Palm reported strong demand for its Centro smartphone in the company's third business quarter, which ended on February 29. The Centro smartphone's unit sell-through for the period reached a record high for the company, executives said. But the 13 percent year-over-year rise in Centro sales failed to offset declines in other parts of Palm's business.
Palm's quarterly net income fell by 24 percent year-over-year to $312.1 million, and the company posted a net loss of $31.5 million. By contrast, the handset-maker rang up a net profit of $11.8 million in the year-earlier period.
"We've come through a tough quarter and continue to have a lot of work ahead of us," CEO Edward T. Colligan told investors. "But I am more confident than ever that we are on the right track to build long-term value."
The usual pattern with a new product is an initial burst of volume at any individual carrier, which then fades over time as the product ages, Colligan noted. "With the Centro, however, we are seeing the opposite, with volume growing over time," Colligan said.
The Centro's key features and low price have also been compelling enough to persuade non-traditional customers to adopt smartphones, Colligan observed. "More than 70 percent of Centro buyers are proving to be traditional cell phone users who are buying a smartphone for the very first time," he explained.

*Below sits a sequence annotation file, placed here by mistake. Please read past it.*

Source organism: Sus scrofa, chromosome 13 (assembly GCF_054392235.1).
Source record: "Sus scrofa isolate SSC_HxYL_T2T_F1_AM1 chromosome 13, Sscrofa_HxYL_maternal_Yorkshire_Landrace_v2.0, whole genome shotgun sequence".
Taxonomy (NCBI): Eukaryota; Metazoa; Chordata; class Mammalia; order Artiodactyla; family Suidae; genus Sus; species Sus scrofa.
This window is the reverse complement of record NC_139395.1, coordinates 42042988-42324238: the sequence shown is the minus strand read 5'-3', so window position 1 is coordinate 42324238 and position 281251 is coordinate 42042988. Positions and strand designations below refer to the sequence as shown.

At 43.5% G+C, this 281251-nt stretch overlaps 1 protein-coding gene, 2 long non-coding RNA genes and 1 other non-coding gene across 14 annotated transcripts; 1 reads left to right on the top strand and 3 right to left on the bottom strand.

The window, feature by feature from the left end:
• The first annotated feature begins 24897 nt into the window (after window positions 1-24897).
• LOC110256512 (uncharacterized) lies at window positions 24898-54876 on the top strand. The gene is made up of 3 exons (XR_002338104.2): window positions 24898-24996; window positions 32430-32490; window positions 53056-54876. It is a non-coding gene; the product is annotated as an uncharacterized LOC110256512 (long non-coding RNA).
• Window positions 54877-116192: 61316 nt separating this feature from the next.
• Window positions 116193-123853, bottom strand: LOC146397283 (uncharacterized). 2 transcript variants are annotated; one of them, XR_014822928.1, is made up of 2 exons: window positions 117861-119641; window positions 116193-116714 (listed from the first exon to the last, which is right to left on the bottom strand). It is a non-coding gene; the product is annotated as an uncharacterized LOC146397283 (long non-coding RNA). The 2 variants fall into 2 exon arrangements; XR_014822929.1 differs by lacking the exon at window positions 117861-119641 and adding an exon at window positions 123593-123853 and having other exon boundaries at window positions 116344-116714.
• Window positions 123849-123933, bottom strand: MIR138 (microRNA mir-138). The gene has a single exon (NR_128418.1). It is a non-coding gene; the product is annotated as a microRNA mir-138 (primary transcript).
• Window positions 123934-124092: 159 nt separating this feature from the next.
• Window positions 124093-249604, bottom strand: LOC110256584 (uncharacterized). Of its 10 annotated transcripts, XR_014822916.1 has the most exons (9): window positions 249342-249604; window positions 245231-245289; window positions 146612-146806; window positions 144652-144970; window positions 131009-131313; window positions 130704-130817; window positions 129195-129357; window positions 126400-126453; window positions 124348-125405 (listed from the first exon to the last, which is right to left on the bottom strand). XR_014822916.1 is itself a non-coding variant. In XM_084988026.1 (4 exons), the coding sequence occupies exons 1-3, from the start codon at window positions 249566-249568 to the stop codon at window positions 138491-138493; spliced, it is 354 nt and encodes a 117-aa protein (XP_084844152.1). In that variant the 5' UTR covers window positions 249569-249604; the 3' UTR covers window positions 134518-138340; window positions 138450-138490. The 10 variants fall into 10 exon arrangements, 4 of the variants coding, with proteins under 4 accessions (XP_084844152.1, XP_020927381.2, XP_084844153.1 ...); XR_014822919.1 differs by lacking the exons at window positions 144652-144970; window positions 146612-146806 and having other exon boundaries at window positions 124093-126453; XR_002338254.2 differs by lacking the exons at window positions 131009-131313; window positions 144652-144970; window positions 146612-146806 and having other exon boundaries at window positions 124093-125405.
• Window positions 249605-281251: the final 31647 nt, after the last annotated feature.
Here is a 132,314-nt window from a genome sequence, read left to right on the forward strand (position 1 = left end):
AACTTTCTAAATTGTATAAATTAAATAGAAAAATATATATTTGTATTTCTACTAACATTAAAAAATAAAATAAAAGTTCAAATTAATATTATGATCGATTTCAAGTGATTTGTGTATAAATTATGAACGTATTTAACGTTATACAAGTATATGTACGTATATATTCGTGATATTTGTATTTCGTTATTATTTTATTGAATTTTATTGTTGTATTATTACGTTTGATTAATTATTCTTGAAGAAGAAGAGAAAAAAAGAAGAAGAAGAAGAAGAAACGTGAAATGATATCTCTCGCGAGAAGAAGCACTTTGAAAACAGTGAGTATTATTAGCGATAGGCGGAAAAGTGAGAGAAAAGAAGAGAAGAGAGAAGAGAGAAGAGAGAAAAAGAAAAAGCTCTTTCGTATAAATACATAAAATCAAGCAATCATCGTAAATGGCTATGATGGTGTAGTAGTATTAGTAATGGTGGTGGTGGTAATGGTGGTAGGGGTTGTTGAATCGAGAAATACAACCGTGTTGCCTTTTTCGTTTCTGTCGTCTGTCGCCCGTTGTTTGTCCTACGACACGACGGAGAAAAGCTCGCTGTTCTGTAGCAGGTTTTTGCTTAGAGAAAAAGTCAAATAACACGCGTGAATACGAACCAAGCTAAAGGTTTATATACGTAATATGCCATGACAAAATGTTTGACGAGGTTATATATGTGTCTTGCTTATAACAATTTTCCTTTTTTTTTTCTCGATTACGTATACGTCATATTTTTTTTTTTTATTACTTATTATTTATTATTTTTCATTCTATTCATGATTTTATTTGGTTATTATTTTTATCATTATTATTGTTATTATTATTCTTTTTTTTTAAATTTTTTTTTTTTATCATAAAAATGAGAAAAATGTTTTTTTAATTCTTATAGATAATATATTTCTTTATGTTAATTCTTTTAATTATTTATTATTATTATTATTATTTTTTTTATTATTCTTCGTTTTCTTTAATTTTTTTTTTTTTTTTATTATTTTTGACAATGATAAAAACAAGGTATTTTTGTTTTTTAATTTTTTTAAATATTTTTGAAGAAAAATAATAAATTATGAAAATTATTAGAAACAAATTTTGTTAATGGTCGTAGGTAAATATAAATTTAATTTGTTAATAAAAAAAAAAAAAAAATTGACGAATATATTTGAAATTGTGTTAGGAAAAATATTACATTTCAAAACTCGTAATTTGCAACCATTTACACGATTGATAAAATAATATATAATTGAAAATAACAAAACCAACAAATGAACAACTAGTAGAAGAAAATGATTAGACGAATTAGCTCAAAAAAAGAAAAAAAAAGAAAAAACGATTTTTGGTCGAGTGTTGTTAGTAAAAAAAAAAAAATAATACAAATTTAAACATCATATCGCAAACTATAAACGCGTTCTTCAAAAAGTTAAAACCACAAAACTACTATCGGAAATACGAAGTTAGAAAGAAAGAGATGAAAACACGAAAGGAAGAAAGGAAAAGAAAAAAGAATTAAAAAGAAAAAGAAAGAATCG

Colligan believes that cell phones have become such an integral part of people's lives that they are probably the last thing that most individuals will be giving up. "We have all the power of a smartphone in a $99 package, so I think we're in a good space," he said.
Palm's CEO also points out that the company consistently sold more than 30,000 Centros per week during the third quarter, when the company's smartphone revenue reached $275.4 million on shipments of 826,000 units to wireless carriers AT&T and Sprint.
"We will be bringing more carriers on through the next couple of quarters globally, and we hope to see a similar success from those," Colligan told investors.
Gartner does not believe that a recession is going to impact the mobile phone sales volume in Western Europe -- reportedly one of Palm's target markets for the Centro. "But it might well impact value," said Gartner Research Director Carolina Milanesi.
"What I mean is that, in Western Europe, consumers might be going for midtier products that normally do not require a payment upfront and a longer and higher monthly contract, as is the case for high-tier phones."
A Product Refresh
Colligan admitted that Palm's overall sales have been hampered by the company's aging Windows Mobile handset lineup. However, Colligan announced that Palm will refresh its enterprise-class device family by summer's end.
"We will of course support Microsoft's latest offerings from an operating-system standpoint, which would in theory then support their back-end services in relation to device management, security and so forth," Colligan explained.
Palm is also faced with the problem of continuing declines in the traditional PDA business. "In most mature markets, the fourth quarter typically brings an increase in shipments to meet holiday demand, but this was not the case for the handheld device market," noted IDC's Senior Research Analyst Ramon Llamas.
"User interest has shifted away from handheld devices" to smartphones that can not only perform personal information-management tasks and other handheld functions, but also make and receive phone calls, "making it a better alternative for most consumers," Llamas said.